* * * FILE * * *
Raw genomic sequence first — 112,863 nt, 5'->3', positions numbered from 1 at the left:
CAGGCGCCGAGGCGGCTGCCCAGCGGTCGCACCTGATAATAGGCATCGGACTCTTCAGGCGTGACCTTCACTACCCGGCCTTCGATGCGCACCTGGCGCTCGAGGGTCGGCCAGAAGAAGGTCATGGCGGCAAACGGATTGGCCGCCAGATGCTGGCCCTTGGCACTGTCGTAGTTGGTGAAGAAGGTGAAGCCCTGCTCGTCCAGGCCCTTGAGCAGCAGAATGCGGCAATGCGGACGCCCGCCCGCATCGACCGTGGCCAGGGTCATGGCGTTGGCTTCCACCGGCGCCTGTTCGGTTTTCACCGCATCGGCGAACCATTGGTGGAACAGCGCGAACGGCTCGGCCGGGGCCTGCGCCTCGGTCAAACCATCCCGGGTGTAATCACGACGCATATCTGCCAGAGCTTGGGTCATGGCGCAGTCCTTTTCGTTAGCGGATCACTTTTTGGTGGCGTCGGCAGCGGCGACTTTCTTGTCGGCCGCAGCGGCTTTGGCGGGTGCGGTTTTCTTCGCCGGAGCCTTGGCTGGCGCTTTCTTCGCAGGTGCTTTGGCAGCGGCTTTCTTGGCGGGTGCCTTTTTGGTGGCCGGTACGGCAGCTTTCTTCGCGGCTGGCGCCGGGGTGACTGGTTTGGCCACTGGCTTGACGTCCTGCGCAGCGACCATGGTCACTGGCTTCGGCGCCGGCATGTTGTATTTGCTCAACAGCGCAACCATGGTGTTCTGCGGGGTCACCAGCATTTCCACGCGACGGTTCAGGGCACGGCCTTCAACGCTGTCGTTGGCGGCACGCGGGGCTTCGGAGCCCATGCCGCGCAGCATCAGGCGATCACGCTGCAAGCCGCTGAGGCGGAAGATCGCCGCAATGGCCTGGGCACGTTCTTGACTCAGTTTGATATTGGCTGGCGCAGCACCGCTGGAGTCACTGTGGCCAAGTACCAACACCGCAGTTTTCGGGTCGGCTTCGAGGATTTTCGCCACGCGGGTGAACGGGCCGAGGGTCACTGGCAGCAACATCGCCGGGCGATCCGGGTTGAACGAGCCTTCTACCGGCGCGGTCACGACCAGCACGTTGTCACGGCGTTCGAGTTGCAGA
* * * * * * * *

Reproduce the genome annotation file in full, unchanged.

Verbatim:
Raw genomic sequence first — 112,863 nt, 5'->3', positions numbered from 1 at the left:
CAGGCGCCGAGGCGGCTGCCCAGCGGTCGCACCTGATAATAGGCATCGGACTCTTCAGGCGTGACCTTCACTACCCGGCCTTCGATGCGCACCTGGCGCTCGAGGGTCGGCCAGAAGAAGGTCATGGCGGCAAACGGATTGGCCGCCAGATGCTGGCCCTTGGCACTGTCGTAGTTGGTGAAGAAGGTGAAGCCCTGCTCGTCCAGGCCCTTGAGCAGCAGAATGCGGCAATGCGGACGCCCGCCCGCATCGACCGTGGCCAGGGTCATGGCGTTGGCTTCCACCGGCGCCTGTTCGGTTTTCACCGCATCGGCGAACCATTGGTGGAACAGCGCGAACGGCTCGGCCGGGGCCTGCGCCTCGGTCAAACCATCCCGGGTGTAATCACGACGCATATCTGCCAGAGCTTGGGTCATGGCGCAGTCCTTTTCGTTAGCGGATCACTTTTTGGTGGCGTCGGCAGCGGCGACTTTCTTGTCGGCCGCAGCGGCTTTGGCGGGTGCGGTTTTCTTCGCCGGAGCCTTGGCTGGCGCTTTCTTCGCAGGTGCTTTGGCAGCGGCTTTCTTGGCGGGTGCCTTTTTGGTGGCCGGTACGGCAGCTTTCTTCGCGGCTGGCGCCGGGGTGACTGGTTTGGCCACTGGCTTGACGTCCTGCGCAGCGACCATGGTCACTGGCTTCGGCGCCGGCATGTTGTATTTGCTCAACAGCGCAACCATGGTGTTCTGCGGGGTCACCAGCATTTCCACGCGACGGTTCAGGGCACGGCCTTCAACGCTGTCGTTGGCGGCACGCGGGGCTTCGGAGCCCATGCCGCGCAGCATCAGGCGATCACGCTGCAAGCCGCTGAGGCGGAAGATCGCCGCAATGGCCTGGGCACGTTCTTGACTCAGTTTGATATTGGCTGGCGCAGCACCGCTGGAGTCACTGTGGCCAAGTACCAACACCGCAGTTTTCGGGTCGGCTTCGAGGATTTTCGCCACGCGGGTGAACGGGCCGAGGGTCACTGGCAGCAACATCGCCGGGCGATCCGGGTTGAACGAGCCTTCTACCGGCGCGGTCACGACCAGCACGTTGTCACGGCGTTCGAGTTGCAGA